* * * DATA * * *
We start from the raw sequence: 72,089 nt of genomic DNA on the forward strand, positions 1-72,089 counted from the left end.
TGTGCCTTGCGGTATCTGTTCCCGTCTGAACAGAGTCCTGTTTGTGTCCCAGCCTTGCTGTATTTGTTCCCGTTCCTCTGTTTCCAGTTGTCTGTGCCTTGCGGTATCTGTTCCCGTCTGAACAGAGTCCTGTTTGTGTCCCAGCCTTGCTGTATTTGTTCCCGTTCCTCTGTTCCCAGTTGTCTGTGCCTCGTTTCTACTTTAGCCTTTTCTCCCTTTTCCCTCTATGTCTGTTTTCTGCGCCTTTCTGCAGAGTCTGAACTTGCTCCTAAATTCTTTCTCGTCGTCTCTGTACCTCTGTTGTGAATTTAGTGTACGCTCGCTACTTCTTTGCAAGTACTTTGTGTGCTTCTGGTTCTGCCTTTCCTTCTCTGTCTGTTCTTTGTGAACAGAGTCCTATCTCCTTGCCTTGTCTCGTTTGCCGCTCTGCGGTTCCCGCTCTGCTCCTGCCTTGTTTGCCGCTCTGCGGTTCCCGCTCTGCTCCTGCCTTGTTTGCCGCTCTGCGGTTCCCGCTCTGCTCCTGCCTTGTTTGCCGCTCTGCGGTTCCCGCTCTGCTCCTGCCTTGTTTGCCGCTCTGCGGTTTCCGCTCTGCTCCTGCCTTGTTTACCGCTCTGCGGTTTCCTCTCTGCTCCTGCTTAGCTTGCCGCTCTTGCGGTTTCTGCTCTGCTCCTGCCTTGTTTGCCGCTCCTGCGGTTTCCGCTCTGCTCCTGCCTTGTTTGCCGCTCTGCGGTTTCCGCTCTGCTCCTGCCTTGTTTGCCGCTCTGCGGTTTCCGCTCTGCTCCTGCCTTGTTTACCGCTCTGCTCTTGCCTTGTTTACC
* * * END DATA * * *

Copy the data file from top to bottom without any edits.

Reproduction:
We start from the raw sequence: 72,089 nt of genomic DNA on the forward strand, positions 1-72,089 counted from the left end.
TGTGCCTTGCGGTATCTGTTCCCGTCTGAACAGAGTCCTGTTTGTGTCCCAGCCTTGCTGTATTTGTTCCCGTTCCTCTGTTTCCAGTTGTCTGTGCCTTGCGGTATCTGTTCCCGTCTGAACAGAGTCCTGTTTGTGTCCCAGCCTTGCTGTATTTGTTCCCGTTCCTCTGTTCCCAGTTGTCTGTGCCTCGTTTCTACTTTAGCCTTTTCTCCCTTTTCCCTCTATGTCTGTTTTCTGCGCCTTTCTGCAGAGTCTGAACTTGCTCCTAAATTCTTTCTCGTCGTCTCTGTACCTCTGTTGTGAATTTAGTGTACGCTCGCTACTTCTTTGCAAGTACTTTGTGTGCTTCTGGTTCTGCCTTTCCTTCTCTGTCTGTTCTTTGTGAACAGAGTCCTATCTCCTTGCCTTGTCTCGTTTGCCGCTCTGCGGTTCCCGCTCTGCTCCTGCCTTGTTTGCCGCTCTGCGGTTCCCGCTCTGCTCCTGCCTTGTTTGCCGCTCTGCGGTTCCCGCTCTGCTCCTGCCTTGTTTGCCGCTCTGCGGTTCCCGCTCTGCTCCTGCCTTGTTTGCCGCTCTGCGGTTTCCGCTCTGCTCCTGCCTTGTTTACCGCTCTGCGGTTTCCTCTCTGCTCCTGCTTAGCTTGCCGCTCTTGCGGTTTCTGCTCTGCTCCTGCCTTGTTTGCCGCTCCTGCGGTTTCCGCTCTGCTCCTGCCTTGTTTGCCGCTCTGCGGTTTCCGCTCTGCTCCTGCCTTGTTTGCCGCTCTGCGGTTTCCGCTCTGCTCCTGCCTTGTTTACCGCTCTGCTCTTGCCTTGTTTACC